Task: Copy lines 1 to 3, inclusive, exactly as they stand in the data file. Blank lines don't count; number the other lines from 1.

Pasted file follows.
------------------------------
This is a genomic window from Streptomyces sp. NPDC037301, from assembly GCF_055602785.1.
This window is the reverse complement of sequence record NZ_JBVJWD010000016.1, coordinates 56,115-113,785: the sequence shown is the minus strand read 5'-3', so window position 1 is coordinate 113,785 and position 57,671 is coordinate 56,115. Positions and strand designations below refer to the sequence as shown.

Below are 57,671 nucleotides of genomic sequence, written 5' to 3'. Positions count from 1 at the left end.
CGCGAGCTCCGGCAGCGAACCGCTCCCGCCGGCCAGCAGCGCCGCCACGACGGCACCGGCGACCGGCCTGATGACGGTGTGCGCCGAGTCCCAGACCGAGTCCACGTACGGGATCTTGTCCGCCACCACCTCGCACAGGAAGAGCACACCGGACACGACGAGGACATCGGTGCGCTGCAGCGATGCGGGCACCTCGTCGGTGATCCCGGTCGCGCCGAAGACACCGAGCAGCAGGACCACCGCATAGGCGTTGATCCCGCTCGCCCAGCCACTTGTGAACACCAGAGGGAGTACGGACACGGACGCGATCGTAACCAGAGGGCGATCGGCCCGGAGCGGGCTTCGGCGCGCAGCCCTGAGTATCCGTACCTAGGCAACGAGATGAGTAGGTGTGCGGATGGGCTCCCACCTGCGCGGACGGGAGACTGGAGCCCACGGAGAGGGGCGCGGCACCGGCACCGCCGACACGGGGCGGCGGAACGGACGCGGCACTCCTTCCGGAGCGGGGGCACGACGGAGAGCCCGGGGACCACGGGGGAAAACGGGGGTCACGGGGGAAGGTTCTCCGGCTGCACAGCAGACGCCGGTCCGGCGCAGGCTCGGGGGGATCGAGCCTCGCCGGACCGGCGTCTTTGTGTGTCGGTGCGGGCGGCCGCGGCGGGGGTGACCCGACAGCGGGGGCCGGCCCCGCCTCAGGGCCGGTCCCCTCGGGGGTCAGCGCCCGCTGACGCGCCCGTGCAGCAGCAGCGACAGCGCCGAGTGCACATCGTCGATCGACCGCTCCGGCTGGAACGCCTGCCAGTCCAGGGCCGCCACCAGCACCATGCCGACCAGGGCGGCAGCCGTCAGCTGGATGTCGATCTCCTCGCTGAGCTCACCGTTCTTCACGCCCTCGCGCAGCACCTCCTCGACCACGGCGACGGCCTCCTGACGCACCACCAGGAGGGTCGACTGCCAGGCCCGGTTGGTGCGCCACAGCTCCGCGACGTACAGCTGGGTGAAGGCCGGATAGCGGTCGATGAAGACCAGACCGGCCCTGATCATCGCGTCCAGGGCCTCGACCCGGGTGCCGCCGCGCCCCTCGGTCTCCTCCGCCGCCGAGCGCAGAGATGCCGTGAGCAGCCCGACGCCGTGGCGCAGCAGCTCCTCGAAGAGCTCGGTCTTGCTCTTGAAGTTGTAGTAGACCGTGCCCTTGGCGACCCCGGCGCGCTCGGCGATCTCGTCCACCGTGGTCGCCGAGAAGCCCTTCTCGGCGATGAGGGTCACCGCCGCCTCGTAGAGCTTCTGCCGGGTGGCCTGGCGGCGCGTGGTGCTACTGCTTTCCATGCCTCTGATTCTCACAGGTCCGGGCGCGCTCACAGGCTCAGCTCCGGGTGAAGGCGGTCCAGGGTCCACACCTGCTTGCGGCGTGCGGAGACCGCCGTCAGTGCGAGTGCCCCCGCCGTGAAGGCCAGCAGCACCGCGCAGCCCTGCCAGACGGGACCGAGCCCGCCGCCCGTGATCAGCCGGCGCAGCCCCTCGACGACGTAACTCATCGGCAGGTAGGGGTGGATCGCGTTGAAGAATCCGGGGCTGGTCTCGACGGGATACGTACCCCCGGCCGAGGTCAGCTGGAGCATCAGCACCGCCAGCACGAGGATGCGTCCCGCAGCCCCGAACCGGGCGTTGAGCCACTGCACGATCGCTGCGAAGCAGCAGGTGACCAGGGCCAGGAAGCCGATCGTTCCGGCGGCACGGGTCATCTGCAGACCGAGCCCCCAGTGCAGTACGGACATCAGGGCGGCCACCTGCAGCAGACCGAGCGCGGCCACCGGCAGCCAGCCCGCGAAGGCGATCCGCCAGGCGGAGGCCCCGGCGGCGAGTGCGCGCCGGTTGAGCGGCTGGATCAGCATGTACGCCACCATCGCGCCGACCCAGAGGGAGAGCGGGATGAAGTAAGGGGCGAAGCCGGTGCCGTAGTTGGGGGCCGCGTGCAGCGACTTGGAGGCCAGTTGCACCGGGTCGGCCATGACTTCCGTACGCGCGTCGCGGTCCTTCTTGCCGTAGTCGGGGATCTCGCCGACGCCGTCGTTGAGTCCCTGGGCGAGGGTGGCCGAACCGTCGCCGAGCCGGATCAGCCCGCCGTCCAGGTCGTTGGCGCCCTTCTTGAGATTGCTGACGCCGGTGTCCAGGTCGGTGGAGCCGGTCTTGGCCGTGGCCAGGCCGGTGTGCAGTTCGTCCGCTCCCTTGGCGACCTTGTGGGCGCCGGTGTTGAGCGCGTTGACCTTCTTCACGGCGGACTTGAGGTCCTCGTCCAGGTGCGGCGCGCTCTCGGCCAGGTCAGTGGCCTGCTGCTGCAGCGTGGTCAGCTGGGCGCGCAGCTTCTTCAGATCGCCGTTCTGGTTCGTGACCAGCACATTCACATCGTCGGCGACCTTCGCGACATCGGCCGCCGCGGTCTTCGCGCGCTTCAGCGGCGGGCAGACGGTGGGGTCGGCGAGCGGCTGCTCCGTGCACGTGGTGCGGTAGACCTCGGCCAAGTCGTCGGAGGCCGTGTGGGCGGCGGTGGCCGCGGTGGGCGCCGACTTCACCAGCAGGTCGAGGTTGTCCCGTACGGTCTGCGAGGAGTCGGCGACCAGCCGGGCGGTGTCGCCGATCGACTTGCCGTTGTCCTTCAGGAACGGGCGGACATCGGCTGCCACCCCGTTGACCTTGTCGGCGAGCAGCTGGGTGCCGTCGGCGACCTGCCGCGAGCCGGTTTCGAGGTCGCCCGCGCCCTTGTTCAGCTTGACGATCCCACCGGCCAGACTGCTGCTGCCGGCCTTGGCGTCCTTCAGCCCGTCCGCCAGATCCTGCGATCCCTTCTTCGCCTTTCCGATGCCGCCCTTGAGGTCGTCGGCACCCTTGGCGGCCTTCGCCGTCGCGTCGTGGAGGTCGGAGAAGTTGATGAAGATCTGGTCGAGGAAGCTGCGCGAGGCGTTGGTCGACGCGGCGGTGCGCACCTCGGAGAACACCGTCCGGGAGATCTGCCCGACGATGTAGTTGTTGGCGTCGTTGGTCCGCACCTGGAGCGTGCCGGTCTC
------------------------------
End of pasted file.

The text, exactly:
This is a genomic window from Streptomyces sp. NPDC037301, from assembly GCF_055602785.1.
This window is the reverse complement of sequence record NZ_JBVJWD010000016.1, coordinates 56,115-113,785: the sequence shown is the minus strand read 5'-3', so window position 1 is coordinate 113,785 and position 57,671 is coordinate 56,115. Positions and strand designations below refer to the sequence as shown.

Below are 57,671 nucleotides of genomic sequence, written 5' to 3'. Positions count from 1 at the left end.